Role (in NITROS)
Supervisor for the following fellowship:
ESR 10: Revealing adverse Rotorcraft Pilot Couplings induced by Flight Control Systems
ESR 11: Understanding the use of automation in helicopters
ESR 12: Alleviating flight simulator negative transference for helicopter operations
Max received the M.Sc. degree and Ph.D. degree (cum laude) in aerospace engineering from Delft University of Technology, The Netherlands, in 1992 and 1999, respectively, for his work on the cybernetics of tunnel-in-the-sky displays.
In 2009 he was appointed Full Professor Aerospace Human-Machine Systems and became Head of the Control and Simulation section at the Faculty of Aerospace Engineering, Delft University of Technology (www.cs.lr.tudelft.nl). Later that year he was also appointed as Head of the Department of Control and Operations of the Faculty of Aerospace Engineering. The department has approximately 35 academic staff members and 10 supporting staff members, and is responsible for all research and education on safe, efficient and environmentally-friendly operations of aerospace vehicles.
His personal research interests are twofold. First, he studies manual control cybernetics and its use in modelling pilot perception and performance, in particular the modelling of human self-motion perception and neuromuscular dynamics, with applications in flight simulation and haptic control interfaces. Second, he investigates cognitive systems engineering and its application in the design of ecological human-machine systems for professionals working in the transport domain (pilots, air traffic controllers, UAV tele-operators). Max has been the recipient of the prestigious NWO/STW VIDI grant (2005) and many other grants from industry (Nissan, Boeing, BAE Systems), research laboratories (NLR, TNO, Eurocontrol), and government (STW, NWO, Ministry of Economic Affairs, European Union, SESAR).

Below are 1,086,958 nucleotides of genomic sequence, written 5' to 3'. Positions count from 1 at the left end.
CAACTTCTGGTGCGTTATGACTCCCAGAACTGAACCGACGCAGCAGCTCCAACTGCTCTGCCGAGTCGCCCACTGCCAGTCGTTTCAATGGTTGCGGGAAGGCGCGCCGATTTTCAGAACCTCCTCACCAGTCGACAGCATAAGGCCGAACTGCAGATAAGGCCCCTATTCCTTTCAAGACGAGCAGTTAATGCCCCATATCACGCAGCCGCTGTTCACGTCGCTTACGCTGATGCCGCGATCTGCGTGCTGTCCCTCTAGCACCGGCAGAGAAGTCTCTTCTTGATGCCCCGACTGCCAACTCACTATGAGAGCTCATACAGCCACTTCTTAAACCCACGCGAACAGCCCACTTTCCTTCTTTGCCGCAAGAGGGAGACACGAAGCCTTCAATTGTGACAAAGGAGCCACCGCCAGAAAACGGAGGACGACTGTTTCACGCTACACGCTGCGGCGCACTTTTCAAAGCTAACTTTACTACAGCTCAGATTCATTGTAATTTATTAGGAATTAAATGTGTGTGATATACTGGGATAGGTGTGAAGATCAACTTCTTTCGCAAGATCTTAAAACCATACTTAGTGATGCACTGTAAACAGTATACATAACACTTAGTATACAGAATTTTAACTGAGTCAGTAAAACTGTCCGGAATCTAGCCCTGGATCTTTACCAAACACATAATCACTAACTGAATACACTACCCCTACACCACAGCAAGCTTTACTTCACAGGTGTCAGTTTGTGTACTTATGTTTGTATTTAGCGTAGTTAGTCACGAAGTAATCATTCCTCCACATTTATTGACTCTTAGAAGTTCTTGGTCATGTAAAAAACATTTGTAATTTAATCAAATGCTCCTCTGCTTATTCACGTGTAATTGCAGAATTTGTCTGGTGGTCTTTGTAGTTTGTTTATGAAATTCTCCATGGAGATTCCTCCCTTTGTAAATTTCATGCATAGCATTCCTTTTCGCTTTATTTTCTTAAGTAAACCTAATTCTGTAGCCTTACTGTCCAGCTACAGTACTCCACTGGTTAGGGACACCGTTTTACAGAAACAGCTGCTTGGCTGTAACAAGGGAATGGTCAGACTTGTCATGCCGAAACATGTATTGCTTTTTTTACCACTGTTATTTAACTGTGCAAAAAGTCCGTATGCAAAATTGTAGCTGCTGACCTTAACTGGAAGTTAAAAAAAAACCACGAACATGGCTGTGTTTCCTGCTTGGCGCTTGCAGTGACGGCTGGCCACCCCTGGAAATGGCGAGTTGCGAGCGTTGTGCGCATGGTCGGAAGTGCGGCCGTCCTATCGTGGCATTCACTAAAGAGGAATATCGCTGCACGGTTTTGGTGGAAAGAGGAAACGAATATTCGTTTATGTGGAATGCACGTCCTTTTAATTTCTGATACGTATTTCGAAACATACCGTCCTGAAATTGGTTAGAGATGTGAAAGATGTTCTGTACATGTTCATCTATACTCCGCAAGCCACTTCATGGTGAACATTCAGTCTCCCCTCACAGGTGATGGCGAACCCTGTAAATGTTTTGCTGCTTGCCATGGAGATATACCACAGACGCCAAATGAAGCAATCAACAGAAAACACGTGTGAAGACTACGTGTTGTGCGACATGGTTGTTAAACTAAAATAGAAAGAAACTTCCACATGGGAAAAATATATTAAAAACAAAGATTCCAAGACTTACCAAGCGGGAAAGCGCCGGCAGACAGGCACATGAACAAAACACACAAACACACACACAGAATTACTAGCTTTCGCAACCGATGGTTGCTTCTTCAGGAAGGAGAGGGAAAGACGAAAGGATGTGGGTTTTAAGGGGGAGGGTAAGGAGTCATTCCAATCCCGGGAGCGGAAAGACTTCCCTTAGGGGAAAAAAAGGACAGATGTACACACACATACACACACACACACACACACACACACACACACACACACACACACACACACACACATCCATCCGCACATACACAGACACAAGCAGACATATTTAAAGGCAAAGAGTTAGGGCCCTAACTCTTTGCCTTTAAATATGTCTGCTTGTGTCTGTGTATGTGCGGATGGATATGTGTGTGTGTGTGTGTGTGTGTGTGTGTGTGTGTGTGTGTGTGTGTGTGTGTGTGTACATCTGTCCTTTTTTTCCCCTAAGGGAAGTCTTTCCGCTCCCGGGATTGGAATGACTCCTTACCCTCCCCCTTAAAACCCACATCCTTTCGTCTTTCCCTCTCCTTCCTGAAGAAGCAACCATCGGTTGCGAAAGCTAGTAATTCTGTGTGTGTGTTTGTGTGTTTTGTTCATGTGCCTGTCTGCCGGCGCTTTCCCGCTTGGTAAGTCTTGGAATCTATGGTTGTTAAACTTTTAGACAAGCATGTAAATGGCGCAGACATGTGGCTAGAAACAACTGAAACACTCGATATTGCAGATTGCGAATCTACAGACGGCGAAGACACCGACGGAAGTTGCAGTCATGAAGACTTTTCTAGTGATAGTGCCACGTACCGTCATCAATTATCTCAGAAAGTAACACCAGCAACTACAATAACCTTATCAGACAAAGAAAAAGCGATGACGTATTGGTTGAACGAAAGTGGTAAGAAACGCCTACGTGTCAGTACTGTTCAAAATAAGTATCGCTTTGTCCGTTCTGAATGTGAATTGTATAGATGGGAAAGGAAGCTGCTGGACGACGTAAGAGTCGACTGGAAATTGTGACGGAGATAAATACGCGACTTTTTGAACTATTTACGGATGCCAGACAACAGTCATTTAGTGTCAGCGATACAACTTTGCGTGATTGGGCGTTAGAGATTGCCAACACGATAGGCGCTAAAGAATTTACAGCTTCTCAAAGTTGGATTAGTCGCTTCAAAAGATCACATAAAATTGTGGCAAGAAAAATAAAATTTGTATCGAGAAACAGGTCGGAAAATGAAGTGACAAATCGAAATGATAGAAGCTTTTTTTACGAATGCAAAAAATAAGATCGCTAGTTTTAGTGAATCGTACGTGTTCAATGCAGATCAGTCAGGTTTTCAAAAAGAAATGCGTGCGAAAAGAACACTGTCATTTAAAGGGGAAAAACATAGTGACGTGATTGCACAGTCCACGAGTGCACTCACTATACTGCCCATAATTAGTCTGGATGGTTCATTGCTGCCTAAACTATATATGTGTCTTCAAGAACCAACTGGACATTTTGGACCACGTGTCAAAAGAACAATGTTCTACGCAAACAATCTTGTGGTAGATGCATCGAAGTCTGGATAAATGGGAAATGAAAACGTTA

In Since 1994, Max supervised 285 MSc graduate students and 30 PhD students. He (co-)authored more than 500 peer-reviewed academic publications, of which 110 ISI journal papers. He received best-of-conference paper awards from IEEE (2006, 2010, 2014, 2016), AIAA (2008) and EAM (2008). Max spent sabbaticals in Cambridge, USA (2000) and in Tübingen, Germany at the Max Planck Biological Cybernetics Institute (2011); he is elected to be an Associate Fellow of the American Inst. of Aeronautics and Astronautics (AIAA).
Max has been invited lecturer at various (PhD) seminars, organizer of several international conferences, symposia and special sessions, is a member of five journal editorial boards, and an active reviewer for twelve other major journals. He has been involved in many program committees, technical committees, and has acted as an invited keynote/plenary speaker, reviewer, and session chair at many international conferences. Max teaches graduate courses on stochastic signal analysis, stochastic control systems, atmospheric flight dynamics, avionics and air traffic management, and human-machine systems.
Apart from leading the research in human-machine systems, Max is responsible for all research and education in aerospace control and estimation theory, flight dynamics, flight simulation, bio-inspired flight vehicle design, and unmanned (micro-)aerial vehicles. He leads the research laboratories of the department, ranging from the CITATION laboratory aircraft, the SIMONA full motion research flight simulator (www.simona.tudelft.nl) to the CyberZoo facility of the micro-air vehicle laboratory (MAVlab, www.mavlab.lr.tudelft.nl), of which the Delfly flapping-wing MAV has been a prominent developments, incl. several Guinness Book of records achievements for tiniest autonomous drones (www.delfly.nl).